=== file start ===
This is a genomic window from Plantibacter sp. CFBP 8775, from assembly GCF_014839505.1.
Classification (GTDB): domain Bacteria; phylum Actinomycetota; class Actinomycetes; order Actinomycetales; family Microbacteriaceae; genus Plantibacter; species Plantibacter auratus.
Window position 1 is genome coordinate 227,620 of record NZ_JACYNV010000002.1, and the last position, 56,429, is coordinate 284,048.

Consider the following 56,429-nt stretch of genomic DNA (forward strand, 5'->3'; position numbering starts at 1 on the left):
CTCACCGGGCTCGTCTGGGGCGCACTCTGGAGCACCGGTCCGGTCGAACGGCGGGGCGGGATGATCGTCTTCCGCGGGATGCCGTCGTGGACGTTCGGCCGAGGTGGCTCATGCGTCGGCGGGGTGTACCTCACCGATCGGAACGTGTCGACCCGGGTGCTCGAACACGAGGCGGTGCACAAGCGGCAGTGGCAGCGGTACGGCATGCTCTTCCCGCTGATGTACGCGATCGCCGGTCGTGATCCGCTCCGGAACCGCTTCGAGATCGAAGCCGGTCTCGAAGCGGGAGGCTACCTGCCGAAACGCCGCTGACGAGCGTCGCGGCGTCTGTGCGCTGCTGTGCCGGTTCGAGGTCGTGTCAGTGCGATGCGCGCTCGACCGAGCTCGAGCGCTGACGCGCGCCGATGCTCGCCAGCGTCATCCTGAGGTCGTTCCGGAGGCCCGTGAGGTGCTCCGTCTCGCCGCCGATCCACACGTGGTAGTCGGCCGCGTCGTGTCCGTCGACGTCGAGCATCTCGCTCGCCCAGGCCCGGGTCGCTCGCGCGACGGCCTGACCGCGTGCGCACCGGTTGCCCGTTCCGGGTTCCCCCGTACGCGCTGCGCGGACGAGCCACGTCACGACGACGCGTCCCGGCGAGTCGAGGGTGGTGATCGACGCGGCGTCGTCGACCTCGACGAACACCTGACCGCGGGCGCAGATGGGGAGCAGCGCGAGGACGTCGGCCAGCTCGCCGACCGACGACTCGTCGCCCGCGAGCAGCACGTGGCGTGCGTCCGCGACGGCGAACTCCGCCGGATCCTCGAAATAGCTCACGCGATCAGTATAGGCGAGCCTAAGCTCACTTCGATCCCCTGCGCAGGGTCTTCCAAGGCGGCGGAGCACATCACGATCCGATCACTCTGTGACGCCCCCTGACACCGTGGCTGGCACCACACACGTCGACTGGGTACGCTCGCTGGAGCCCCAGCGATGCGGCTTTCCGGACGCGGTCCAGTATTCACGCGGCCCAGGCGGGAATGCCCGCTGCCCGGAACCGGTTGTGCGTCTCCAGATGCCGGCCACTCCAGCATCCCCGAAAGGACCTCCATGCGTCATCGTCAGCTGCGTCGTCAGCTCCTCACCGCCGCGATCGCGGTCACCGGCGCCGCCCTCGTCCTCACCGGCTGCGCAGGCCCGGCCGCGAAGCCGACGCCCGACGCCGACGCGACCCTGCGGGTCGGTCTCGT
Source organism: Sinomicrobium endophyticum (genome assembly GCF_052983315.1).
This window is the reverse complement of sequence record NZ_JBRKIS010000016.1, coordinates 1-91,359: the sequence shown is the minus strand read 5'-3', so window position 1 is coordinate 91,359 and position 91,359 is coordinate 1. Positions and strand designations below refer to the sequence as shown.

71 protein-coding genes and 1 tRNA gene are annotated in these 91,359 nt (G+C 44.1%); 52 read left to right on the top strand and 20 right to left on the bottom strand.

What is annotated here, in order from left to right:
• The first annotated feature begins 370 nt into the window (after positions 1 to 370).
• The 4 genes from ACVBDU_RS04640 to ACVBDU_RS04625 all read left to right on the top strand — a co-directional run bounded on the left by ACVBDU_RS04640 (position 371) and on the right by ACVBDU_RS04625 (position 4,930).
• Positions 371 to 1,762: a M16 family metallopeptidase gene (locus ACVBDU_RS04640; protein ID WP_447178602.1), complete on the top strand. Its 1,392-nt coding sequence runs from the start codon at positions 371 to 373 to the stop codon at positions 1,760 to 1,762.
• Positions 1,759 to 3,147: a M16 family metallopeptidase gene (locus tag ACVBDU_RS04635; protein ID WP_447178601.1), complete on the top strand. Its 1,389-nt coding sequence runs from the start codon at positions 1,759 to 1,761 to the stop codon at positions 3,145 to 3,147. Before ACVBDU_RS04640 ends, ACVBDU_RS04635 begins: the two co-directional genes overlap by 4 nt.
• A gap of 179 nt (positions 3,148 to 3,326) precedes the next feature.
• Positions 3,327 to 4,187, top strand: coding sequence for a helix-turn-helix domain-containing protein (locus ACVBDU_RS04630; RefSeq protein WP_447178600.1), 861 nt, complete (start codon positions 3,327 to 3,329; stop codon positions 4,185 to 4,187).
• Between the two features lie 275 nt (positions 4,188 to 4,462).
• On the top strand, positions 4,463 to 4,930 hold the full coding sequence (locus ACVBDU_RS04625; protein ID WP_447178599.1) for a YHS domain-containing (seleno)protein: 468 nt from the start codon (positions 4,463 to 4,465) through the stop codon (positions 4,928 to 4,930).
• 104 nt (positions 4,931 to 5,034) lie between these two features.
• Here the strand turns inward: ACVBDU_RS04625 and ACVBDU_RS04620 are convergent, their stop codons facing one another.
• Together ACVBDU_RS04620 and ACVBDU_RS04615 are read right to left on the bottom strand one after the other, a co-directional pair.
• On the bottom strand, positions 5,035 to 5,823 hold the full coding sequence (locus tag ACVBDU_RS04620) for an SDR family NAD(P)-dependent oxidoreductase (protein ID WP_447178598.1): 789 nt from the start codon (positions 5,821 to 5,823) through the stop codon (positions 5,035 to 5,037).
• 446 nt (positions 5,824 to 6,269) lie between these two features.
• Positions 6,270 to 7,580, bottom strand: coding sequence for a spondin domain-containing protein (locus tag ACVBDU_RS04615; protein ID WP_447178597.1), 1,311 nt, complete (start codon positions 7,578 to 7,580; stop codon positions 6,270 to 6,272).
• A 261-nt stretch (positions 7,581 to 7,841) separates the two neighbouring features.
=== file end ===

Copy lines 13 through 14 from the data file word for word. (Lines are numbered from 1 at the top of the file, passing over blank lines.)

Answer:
• Positions 1,759 to 3,147: a M16 family metallopeptidase gene (locus tag ACVBDU_RS04635; protein ID WP_447178601.1), complete on the top strand. Its 1,389-nt coding sequence runs from the start codon at positions 1,759 to 1,761 to the stop codon at positions 3,145 to 3,147. Before ACVBDU_RS04640 ends, ACVBDU_RS04635 begins: the two co-directional genes overlap by 4 nt.
• A gap of 179 nt (positions 3,148 to 3,326) precedes the next feature.